The proper local authorities shall on and after September 1, 1885 require all pupils in all schools supported by public money, or under state control, to study as a regular branch, physiology and hygiene which shall in each division of the subject so pursued give special reference to the effects of alcoholic drinks, stimulants and narcotics upon the human system.

No person shall teach in the public schools, or in any school under state control in the state of Indiana, after the first day of January. 1886. who has not passed a satisfactory examination in physiology and hygiene with special reference to alcoholic drinks, stimulants, and narcotics upon the human system.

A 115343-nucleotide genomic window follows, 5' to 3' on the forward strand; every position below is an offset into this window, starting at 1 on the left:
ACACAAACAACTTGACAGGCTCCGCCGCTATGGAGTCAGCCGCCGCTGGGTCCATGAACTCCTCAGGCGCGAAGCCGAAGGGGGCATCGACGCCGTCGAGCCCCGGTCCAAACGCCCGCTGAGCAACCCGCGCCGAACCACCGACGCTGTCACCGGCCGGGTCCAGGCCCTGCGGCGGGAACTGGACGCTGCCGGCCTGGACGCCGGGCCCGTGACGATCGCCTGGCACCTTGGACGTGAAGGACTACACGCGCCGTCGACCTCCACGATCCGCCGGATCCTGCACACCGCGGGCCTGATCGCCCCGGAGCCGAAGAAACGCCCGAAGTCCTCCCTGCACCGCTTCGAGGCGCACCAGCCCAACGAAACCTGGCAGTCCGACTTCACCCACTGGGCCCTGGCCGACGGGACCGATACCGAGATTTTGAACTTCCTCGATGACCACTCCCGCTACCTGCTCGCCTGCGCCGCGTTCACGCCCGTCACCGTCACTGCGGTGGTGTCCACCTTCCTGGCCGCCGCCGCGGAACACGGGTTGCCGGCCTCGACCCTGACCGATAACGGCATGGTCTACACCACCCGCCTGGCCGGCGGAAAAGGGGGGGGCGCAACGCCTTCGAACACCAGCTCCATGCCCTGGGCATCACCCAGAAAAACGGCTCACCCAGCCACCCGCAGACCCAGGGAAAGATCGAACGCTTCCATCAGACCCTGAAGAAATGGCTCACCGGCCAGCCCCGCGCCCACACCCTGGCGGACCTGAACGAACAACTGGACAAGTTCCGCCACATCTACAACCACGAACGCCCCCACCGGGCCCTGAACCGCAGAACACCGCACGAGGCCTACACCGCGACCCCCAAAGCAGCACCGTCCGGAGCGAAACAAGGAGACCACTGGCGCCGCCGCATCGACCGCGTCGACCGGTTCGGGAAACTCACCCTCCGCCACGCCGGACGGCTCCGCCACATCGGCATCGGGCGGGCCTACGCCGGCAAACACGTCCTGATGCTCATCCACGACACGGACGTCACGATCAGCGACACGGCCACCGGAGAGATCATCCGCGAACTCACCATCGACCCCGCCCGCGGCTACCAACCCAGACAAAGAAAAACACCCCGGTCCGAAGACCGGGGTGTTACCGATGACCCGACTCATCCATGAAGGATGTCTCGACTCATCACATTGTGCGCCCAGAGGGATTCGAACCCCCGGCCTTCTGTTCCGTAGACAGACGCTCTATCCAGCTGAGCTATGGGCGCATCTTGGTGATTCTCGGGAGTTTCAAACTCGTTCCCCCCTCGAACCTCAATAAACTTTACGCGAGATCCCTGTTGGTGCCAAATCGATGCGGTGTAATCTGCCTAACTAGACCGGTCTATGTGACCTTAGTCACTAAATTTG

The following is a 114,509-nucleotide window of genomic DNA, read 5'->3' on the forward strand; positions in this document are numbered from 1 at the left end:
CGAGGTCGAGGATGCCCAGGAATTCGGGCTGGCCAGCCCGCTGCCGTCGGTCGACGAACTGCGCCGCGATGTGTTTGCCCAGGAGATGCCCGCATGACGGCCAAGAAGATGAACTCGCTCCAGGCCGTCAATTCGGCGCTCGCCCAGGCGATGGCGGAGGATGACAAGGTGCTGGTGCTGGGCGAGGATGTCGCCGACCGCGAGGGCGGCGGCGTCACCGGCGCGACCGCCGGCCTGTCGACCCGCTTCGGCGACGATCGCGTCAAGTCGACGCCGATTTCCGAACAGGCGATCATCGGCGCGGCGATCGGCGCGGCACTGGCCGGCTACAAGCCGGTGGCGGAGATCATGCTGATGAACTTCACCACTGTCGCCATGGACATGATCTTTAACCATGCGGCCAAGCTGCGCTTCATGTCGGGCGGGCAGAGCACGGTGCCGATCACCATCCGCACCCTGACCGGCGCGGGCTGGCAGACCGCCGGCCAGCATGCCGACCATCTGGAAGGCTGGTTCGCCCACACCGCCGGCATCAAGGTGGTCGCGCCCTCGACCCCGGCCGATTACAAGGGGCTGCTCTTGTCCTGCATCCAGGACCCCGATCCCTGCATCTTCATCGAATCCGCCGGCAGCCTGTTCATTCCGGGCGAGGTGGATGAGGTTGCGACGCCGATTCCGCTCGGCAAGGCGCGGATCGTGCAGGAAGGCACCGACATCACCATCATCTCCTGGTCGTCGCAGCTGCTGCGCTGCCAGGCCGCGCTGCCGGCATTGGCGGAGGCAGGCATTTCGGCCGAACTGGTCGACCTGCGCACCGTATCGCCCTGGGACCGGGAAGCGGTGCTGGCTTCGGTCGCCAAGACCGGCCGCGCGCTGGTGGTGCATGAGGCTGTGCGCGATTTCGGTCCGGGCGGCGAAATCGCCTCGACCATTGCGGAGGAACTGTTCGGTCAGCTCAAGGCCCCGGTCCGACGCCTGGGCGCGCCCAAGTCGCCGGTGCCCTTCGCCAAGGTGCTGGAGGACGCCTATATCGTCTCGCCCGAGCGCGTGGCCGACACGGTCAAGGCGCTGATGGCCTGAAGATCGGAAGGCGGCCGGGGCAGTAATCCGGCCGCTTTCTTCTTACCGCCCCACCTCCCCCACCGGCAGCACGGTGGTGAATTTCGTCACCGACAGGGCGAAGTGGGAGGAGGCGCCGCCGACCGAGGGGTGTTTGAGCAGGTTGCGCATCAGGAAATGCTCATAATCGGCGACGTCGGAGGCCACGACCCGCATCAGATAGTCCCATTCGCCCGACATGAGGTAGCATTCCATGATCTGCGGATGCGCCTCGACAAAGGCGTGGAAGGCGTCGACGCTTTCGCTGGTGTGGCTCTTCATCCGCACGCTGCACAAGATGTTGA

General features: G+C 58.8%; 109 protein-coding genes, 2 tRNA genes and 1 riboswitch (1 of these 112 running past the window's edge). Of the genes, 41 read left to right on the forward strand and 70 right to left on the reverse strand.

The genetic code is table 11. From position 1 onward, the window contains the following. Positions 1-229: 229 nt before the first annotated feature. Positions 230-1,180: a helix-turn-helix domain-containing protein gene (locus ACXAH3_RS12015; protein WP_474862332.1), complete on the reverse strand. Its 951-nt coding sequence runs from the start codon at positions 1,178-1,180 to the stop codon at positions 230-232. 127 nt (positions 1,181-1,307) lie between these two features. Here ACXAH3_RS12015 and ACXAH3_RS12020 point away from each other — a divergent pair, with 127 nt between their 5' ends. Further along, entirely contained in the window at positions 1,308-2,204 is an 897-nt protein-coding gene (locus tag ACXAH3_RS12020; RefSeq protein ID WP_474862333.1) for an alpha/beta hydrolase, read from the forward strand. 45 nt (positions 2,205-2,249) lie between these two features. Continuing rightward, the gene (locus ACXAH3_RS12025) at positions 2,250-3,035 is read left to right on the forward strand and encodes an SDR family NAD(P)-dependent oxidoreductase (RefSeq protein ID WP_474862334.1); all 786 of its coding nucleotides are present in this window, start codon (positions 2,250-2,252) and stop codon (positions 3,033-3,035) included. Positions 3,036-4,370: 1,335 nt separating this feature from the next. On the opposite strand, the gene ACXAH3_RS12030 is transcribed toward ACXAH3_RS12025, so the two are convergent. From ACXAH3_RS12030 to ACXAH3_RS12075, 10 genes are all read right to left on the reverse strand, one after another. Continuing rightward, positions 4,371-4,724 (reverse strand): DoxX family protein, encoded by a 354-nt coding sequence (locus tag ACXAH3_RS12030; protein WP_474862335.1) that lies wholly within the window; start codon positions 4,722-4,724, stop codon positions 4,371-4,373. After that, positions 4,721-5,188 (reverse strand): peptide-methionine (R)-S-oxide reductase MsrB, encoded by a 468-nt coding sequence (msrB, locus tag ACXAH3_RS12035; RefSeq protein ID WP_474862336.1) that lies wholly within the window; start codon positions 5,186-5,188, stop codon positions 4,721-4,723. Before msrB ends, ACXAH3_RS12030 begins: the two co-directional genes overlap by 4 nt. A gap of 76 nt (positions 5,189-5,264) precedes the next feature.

No certficate of fitness to teach, issued by any authority previous to the passage of the act shall exempt the holder thereof from the examination required by this statute.

The salaries or payment for the services as teachers, school examiners, or school officers of any grade, shall be made void by the failure of such teachers, school examiners, or school officials to comply with the provisions of this statute. Report of Indiana W. C. T. U. 1885, 50.

Temperance meetings, rallies and medal contests were held all over the state. Thousands of pages of literature were distributed annually, poems were written, temperance songs were sung, house to house canvasses were made, all in the interest of absolute prohibition. In fact the work increased in such proportions that they were one of the three most important factors in the recent "dry" campaign.13

  • 11Western Christian Advocate. 1888, 833.
  • 12 Following is the bill which the W. C. T. U. kept before the legislature from 1885 until its passage in 1895: